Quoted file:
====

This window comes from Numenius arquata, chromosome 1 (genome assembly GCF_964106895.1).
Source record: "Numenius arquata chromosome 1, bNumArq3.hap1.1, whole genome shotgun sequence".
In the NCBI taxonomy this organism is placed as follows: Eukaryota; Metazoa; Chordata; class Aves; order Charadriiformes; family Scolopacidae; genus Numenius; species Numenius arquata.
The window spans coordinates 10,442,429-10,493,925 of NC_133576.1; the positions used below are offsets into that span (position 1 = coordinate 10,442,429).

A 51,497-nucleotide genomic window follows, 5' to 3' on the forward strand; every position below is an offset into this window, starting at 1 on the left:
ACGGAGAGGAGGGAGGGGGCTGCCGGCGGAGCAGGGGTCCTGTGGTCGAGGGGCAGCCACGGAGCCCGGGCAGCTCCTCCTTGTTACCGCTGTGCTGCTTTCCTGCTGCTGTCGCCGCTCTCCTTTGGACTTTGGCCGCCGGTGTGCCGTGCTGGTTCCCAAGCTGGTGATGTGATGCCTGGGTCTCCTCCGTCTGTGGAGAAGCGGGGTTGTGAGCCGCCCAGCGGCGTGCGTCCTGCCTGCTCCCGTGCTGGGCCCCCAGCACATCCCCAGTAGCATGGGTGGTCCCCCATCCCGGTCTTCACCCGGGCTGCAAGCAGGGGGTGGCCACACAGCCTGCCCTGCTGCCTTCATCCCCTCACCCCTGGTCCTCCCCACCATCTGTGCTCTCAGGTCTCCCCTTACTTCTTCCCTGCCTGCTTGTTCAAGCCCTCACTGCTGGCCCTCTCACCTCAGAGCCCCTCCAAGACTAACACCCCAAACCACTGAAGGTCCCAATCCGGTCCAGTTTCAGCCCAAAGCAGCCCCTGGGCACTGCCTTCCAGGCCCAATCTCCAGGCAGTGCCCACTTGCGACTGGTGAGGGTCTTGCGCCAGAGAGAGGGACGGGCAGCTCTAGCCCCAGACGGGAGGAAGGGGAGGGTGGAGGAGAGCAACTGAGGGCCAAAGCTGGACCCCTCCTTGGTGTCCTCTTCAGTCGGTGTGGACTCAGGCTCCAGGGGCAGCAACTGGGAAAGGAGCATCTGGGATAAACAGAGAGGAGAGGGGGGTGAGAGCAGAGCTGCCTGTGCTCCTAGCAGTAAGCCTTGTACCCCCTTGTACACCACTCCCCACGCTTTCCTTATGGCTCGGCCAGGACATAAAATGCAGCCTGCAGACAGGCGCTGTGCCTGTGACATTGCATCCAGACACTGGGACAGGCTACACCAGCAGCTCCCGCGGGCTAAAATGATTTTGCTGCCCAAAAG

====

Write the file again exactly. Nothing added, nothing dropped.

This window comes from Numenius arquata, chromosome 1 (genome assembly GCF_964106895.1).
Source record: "Numenius arquata chromosome 1, bNumArq3.hap1.1, whole genome shotgun sequence".
In the NCBI taxonomy this organism is placed as follows: Eukaryota; Metazoa; Chordata; class Aves; order Charadriiformes; family Scolopacidae; genus Numenius; species Numenius arquata.
The window spans coordinates 10,442,429-10,493,925 of NC_133576.1; the positions used below are offsets into that span (position 1 = coordinate 10,442,429).

A 51,497-nucleotide genomic window follows, 5' to 3' on the forward strand; every position below is an offset into this window, starting at 1 on the left:
ACGGAGAGGAGGGAGGGGGCTGCCGGCGGAGCAGGGGTCCTGTGGTCGAGGGGCAGCCACGGAGCCCGGGCAGCTCCTCCTTGTTACCGCTGTGCTGCTTTCCTGCTGCTGTCGCCGCTCTCCTTTGGACTTTGGCCGCCGGTGTGCCGTGCTGGTTCCCAAGCTGGTGATGTGATGCCTGGGTCTCCTCCGTCTGTGGAGAAGCGGGGTTGTGAGCCGCCCAGCGGCGTGCGTCCTGCCTGCTCCCGTGCTGGGCCCCCAGCACATCCCCAGTAGCATGGGTGGTCCCCCATCCCGGTCTTCACCCGGGCTGCAAGCAGGGGGTGGCCACACAGCCTGCCCTGCTGCCTTCATCCCCTCACCCCTGGTCCTCCCCACCATCTGTGCTCTCAGGTCTCCCCTTACTTCTTCCCTGCCTGCTTGTTCAAGCCCTCACTGCTGGCCCTCTCACCTCAGAGCCCCTCCAAGACTAACACCCCAAACCACTGAAGGTCCCAATCCGGTCCAGTTTCAGCCCAAAGCAGCCCCTGGGCACTGCCTTCCAGGCCCAATCTCCAGGCAGTGCCCACTTGCGACTGGTGAGGGTCTTGCGCCAGAGAGAGGGACGGGCAGCTCTAGCCCCAGACGGGAGGAAGGGGAGGGTGGAGGAGAGCAACTGAGGGCCAAAGCTGGACCCCTCCTTGGTGTCCTCTTCAGTCGGTGTGGACTCAGGCTCCAGGGGCAGCAACTGGGAAAGGAGCATCTGGGATAAACAGAGAGGAGAGGGGGGTGAGAGCAGAGCTGCCTGTGCTCCTAGCAGTAAGCCTTGTACCCCCTTGTACACCACTCCCCACGCTTTCCTTATGGCTCGGCCAGGACATAAAATGCAGCCTGCAGACAGGCGCTGTGCCTGTGACATTGCATCCAGACACTGGGACAGGCTACACCAGCAGCTCCCGCGGGCTAAAATGATTTTGCTGCCCAAAAG